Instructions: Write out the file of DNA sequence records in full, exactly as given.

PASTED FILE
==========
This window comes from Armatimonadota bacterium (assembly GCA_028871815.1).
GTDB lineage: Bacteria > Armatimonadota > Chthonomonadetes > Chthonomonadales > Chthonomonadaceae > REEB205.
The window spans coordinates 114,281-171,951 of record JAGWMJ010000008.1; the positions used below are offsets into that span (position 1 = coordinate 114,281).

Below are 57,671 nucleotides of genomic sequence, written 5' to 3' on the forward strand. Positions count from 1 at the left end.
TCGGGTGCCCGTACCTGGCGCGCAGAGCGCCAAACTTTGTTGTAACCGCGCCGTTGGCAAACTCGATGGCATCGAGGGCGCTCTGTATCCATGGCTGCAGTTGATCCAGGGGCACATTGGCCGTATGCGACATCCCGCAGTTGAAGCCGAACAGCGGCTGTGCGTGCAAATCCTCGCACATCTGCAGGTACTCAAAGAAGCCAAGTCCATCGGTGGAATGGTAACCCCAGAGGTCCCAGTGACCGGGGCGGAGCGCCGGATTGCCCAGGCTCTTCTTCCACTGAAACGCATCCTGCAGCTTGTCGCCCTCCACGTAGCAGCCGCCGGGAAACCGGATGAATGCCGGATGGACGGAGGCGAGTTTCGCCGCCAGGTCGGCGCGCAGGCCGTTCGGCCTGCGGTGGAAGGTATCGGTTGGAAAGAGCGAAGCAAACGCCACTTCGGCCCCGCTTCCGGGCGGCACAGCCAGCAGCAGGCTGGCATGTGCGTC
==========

This window comes from Armatimonadota bacterium (assembly GCA_028871815.1).
GTDB lineage: Bacteria > Armatimonadota > Chthonomonadetes > Chthonomonadales > Chthonomonadaceae > REEB205.
The window spans coordinates 114,281-171,951 of record JAGWMJ010000008.1; the positions used below are offsets into that span (position 1 = coordinate 114,281).

Below are 57,671 nucleotides of genomic sequence, written 5' to 3' on the forward strand. Positions count from 1 at the left end.
TCGGGTGCCCGTACCTGGCGCGCAGAGCGCCAAACTTTGTTGTAACCGCGCCGTTGGCAAACTCGATGGCATCGAGGGCGCTCTGTATCCATGGCTGCAGTTGATCCAGGGGCACATTGGCCGTATGCGACATCCCGCAGTTGAAGCCGAACAGCGGCTGTGCGTGCAAATCCTCGCACATCTGCAGGTACTCAAAGAAGCCAAGTCCATCGGTGGAATGGTAACCCCAGAGGTCCCAGTGACCGGGGCGGAGCGCCGGATTGCCCAGGCTCTTCTTCCACTGAAACGCATCCTGCAGCTTGTCGCCCTCCACGTAGCAGCCGCCGGGAAACCGGATGAATGCCGGATGGACGGAGGCGAGTTTCGCCGCCAGGTCGGCGCGCAGGCCGTTCGGCCTGCGGTGGAAGGTATCGGTTGGAAAGAGCGAAGCAAACGCCACTTCGGCCCCGCTTCCGGGCGGCACAGCCAGCAGCAGGCTGGCATGTGCGTC